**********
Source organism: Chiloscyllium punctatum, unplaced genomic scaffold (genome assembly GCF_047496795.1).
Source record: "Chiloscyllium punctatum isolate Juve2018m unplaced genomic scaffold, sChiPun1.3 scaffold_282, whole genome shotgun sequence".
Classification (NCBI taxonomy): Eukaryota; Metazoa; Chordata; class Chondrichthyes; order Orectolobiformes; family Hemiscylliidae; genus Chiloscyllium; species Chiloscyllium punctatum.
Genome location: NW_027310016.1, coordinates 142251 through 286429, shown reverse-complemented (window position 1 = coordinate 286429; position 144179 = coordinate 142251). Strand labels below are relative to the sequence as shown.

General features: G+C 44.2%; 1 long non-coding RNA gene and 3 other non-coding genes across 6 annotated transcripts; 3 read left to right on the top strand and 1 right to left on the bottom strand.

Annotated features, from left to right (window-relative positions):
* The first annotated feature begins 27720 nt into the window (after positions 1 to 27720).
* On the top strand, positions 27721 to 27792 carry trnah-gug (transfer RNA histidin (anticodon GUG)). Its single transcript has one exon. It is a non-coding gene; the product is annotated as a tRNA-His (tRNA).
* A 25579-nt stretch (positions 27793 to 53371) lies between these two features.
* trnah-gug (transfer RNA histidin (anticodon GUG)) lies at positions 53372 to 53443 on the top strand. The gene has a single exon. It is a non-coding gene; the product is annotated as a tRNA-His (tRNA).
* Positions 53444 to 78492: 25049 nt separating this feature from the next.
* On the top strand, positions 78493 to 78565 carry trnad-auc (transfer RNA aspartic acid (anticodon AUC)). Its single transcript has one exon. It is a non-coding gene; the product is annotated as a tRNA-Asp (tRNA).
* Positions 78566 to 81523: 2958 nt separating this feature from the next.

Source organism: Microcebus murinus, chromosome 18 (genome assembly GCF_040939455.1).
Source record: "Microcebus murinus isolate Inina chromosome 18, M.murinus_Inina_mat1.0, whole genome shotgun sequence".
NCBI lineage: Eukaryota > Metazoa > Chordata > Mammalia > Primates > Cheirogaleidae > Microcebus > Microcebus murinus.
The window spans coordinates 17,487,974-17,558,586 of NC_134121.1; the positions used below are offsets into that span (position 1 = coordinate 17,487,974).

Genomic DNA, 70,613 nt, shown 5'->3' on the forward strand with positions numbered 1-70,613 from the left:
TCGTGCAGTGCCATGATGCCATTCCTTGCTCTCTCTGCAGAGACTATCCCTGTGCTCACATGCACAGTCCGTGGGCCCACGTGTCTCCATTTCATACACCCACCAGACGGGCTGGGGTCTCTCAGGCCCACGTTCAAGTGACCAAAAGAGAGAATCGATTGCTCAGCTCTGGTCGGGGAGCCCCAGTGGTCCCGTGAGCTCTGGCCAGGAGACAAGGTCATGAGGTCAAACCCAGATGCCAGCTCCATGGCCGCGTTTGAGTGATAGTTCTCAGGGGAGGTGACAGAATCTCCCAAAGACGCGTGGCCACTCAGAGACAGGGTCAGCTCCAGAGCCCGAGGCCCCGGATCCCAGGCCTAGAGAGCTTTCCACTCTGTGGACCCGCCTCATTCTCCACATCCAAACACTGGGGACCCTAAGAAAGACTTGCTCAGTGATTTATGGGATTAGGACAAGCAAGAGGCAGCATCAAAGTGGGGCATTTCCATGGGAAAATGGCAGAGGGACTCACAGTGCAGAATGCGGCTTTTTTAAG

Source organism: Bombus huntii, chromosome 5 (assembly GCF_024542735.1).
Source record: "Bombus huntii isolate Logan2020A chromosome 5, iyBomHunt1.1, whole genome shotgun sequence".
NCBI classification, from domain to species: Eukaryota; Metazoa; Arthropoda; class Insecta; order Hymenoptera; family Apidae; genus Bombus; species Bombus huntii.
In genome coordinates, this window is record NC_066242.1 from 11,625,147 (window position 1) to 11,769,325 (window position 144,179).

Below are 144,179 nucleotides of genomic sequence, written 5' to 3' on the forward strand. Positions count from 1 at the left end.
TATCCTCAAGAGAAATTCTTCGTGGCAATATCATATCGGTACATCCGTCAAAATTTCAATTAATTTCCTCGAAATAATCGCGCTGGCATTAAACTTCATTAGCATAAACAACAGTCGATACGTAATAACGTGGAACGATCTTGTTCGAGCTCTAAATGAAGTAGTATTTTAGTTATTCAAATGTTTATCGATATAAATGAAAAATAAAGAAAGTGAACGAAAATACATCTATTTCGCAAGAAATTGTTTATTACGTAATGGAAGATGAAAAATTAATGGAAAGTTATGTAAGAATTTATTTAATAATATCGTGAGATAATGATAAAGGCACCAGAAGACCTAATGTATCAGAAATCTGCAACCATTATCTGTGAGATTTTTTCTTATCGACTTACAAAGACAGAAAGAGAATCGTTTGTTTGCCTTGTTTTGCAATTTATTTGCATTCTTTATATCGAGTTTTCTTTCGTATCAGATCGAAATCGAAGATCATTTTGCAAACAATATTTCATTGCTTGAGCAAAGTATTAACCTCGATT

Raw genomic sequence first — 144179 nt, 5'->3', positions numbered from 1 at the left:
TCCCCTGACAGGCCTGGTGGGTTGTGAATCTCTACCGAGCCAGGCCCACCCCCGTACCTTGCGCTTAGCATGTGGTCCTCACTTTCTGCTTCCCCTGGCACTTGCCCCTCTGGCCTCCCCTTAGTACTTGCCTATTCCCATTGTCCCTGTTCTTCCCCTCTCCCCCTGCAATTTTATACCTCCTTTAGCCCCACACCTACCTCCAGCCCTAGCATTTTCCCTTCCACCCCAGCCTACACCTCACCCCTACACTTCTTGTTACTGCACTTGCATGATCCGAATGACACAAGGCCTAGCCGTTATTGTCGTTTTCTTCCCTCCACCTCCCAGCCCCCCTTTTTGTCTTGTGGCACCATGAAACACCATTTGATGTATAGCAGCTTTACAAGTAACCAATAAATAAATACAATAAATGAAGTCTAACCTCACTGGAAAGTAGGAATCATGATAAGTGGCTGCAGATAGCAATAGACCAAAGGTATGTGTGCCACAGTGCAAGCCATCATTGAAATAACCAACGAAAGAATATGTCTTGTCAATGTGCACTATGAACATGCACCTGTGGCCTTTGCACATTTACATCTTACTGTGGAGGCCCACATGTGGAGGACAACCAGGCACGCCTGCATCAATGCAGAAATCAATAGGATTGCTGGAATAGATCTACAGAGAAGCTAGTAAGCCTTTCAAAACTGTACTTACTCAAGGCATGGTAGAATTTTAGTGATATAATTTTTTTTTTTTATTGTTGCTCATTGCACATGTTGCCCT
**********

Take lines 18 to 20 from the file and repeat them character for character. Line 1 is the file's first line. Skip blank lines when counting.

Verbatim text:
Genomic DNA, 70,613 nt, shown 5'->3' on the forward strand with positions numbered 1-70,613 from the left:
TCGTGCAGTGCCATGATGCCATTCCTTGCTCTCTCTGCAGAGACTATCCCTGTGCTCACATGCACAGTCCGTGGGCCCACGTGTCTCCATTTCATACACCCACCAGACGGGCTGGGGTCTCTCAGGCCCACGTTCAAGTGACCAAAAGAGAGAATCGATTGCTCAGCTCTGGTCGGGGAGCCCCAGTGGTCCCGTGAGCTCTGGCCAGGAGACAAGGTCATGAGGTCAAACCCAGATGCCAGCTCCATGGCCGCGTTTGAGTGATAGTTCTCAGGGGAGGTGACAGAATCTCCCAAAGACGCGTGGCCACTCAGAGACAGGGTCAGCTCCAGAGCCCGAGGCCCCGGATCCCAGGCCTAGAGAGCTTTCCACTCTGTGGACCCGCCTCATTCTCCACATCCAAACACTGGGGACCCTAAGAAAGACTTGCTCAGTGATTTATGGGATTAGGACAAGCAAGAGGCAGCATCAAAGTGGGGCATTTCCATGGGAAAATGGCAGAGGGACTCACAGTGCAGAATGCGGCTTTTTTAAG

Source organism: Bombus huntii, chromosome 5 (assembly GCF_024542735.1).